As an USAF retiree (1986-2007), I extend a hearty THANK YOU for this post and the heartfelt sentiments about your Papa.
"I don't want to talk about things, I'd rather do things. We just talked, now it's time to do!"
An upvote for the post, and the profoundest upvote of all for those who have served, and served today.
Including my own father, Roger Edwards - USMC, WWII (1924-2011). One of the lucky ones on his way - literally - to join the upcoming invasion of the Japanese home islands when Truman dropped the atomic bombs ... no invasion necessary, tens (hundreds?) of thousands of American lives saved. Including, he had no doubt, his own.
Semper Fi, Dad.
This post was edited by BEHorn 23 months ago
As an USN veteran (1996-2006), I would like to thank you and the rest of the board for your stories, service, and support. I can only speak for myself but serving my country was the best decision I've made. God Bless every single man and woman who has served, is currently serving or will serve in the future.
Just curious how many Japanese civilians died during those 2 bombs ?
Thanks to all of our service men and women, and thank you to God for giving them the courage to sacrifce That protects and keeps us all.
This needs an upvote for every red-blooded American - or guest - that reads it. What two a-holes down-voted it!
A lot. But my purpose was not to derail the thread, but rather simply to relate the story of one veteran's experience at the end of WWII. Take it for what it's worth to you, if anything.
This post has been edited 2 times, most recently by BEHorn 23 months ago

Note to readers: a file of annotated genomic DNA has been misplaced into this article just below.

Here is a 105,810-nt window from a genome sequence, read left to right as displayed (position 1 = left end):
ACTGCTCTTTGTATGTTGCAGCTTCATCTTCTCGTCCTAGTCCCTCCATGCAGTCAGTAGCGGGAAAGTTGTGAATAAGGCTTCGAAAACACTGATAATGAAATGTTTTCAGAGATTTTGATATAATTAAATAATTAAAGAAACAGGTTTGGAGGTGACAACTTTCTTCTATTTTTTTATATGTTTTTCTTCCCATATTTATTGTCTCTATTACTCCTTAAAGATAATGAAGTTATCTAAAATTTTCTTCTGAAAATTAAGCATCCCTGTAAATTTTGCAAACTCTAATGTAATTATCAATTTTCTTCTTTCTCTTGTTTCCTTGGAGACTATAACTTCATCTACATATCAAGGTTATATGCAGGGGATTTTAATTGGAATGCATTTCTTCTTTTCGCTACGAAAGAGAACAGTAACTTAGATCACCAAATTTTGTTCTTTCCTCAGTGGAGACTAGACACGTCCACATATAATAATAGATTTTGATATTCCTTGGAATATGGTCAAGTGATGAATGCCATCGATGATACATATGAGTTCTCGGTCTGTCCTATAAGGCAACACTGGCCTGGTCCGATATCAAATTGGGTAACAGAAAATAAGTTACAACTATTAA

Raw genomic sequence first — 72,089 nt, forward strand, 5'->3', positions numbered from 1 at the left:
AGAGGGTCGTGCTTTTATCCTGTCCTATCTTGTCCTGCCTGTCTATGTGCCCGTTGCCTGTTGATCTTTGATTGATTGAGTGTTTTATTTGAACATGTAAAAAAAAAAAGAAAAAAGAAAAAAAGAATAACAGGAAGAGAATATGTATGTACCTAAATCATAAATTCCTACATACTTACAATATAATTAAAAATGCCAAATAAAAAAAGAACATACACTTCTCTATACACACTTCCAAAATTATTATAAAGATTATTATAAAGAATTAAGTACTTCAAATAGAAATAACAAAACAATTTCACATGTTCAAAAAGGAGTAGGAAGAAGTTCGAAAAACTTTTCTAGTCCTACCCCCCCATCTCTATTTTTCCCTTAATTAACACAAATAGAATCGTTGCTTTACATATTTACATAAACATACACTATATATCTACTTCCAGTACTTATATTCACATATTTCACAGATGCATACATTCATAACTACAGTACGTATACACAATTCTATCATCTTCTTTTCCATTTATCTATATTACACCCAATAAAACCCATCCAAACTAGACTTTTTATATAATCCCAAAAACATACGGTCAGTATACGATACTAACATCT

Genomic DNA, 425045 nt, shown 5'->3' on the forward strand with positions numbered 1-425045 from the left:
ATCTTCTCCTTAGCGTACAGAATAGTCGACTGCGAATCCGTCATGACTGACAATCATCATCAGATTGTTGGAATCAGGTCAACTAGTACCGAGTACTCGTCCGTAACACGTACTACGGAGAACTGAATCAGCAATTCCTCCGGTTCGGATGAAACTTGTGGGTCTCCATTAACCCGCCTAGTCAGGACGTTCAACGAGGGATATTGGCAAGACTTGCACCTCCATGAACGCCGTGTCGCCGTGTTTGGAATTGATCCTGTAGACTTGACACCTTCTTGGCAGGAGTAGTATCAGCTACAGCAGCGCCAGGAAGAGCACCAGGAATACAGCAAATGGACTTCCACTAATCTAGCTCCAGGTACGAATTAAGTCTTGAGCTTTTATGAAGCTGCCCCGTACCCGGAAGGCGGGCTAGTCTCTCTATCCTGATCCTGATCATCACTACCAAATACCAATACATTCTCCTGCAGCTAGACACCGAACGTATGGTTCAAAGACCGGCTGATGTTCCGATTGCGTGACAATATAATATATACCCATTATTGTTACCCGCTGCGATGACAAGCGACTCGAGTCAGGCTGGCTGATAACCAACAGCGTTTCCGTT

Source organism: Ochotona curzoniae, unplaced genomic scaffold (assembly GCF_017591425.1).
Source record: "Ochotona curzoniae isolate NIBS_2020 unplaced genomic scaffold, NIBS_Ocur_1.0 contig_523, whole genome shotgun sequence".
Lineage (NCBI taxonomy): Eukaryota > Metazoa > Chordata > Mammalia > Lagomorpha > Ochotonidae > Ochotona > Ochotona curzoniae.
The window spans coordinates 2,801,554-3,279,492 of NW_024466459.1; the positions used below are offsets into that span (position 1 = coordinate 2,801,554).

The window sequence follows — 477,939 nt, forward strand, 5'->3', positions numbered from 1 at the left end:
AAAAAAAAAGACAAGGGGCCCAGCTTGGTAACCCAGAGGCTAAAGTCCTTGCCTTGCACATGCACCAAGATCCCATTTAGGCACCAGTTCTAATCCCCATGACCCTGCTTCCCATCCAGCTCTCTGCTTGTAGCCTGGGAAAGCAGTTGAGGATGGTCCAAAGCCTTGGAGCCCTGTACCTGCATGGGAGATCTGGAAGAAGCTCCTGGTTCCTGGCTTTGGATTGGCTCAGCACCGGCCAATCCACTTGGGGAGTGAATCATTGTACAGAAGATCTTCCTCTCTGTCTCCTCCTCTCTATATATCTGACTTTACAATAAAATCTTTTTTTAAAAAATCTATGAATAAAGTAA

You didn't derail anything as the question posed tried to. Very diplomatic response. I appreciate your story and your fathers service. My own father was a pilot in WWII and flew B17 and B24 bombers. I still wish he was here to enjoy.
Have A Great Memorial Day!!
You didn't. the maroon who asked the question was trying to derail it. A better question would be how many more lives were saved because it ended the war. But lets not go there.
The real answer is far, far less than would have died in a land invasion.
Thank you to ALL who have served this great nation, including my late father who flew 29 combat missions in WWII and my son, who fought in Operation Iraqi Freedom the first 15 months we were there.
God Bless you all.
My grandfather served in the T-Patch division. It was called that because it was made up of mostly Texans, but he was from Indiana. When he landed, I believe in Italy somewhere, he had his middle finger shot off, then later that day took shrapnel to the back/shoulder and left knee. They bandaged him up and he continued fighting up through Italy and I believe into Germany. Never met him. I can't pretend to understand what he went through, or what our soldiers are going through now. All I can do is thank everyone who has served and is serving.
Several of us went out to DFW National Cemetary and planted flags on all 27,000 grave sites.
A small token of appreciation for all of those who served our nation. Hard to imagine this thread getting down votes. Odd.
This post was edited by IDMAS 23 months ago